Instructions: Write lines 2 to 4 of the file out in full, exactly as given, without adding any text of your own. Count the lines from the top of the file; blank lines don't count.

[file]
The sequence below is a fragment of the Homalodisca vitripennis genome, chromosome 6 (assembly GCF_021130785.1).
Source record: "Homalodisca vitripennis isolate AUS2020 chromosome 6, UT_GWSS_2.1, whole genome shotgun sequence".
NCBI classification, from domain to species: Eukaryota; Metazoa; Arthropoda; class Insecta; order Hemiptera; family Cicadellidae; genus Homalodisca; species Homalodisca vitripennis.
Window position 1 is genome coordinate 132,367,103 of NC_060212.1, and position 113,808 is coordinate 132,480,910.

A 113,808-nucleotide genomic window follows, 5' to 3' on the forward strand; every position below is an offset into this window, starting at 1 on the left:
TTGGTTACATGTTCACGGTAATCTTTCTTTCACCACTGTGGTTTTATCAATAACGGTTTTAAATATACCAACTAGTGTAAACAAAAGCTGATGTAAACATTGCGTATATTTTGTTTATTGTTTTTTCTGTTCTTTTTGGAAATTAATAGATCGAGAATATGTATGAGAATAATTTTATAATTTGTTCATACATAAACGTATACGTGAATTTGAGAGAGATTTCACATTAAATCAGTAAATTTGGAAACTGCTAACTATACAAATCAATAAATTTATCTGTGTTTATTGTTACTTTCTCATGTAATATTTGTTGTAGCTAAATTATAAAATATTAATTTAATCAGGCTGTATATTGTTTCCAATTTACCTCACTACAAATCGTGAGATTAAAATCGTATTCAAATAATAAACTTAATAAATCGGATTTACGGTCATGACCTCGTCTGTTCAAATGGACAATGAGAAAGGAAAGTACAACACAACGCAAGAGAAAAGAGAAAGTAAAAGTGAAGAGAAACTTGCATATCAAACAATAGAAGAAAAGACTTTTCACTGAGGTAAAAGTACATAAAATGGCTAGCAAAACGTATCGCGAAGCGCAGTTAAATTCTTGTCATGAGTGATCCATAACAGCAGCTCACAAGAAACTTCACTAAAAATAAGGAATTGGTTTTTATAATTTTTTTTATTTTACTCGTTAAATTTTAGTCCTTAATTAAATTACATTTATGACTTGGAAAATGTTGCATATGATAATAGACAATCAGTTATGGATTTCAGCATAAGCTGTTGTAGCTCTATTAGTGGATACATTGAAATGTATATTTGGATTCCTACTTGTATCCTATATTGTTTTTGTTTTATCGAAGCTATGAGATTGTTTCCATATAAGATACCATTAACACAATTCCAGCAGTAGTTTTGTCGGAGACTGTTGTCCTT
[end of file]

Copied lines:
Source record: "Homalodisca vitripennis isolate AUS2020 chromosome 6, UT_GWSS_2.1, whole genome shotgun sequence".
NCBI classification, from domain to species: Eukaryota; Metazoa; Arthropoda; class Insecta; order Hemiptera; family Cicadellidae; genus Homalodisca; species Homalodisca vitripennis.
Window position 1 is genome coordinate 132,367,103 of NC_060212.1, and position 113,808 is coordinate 132,480,910.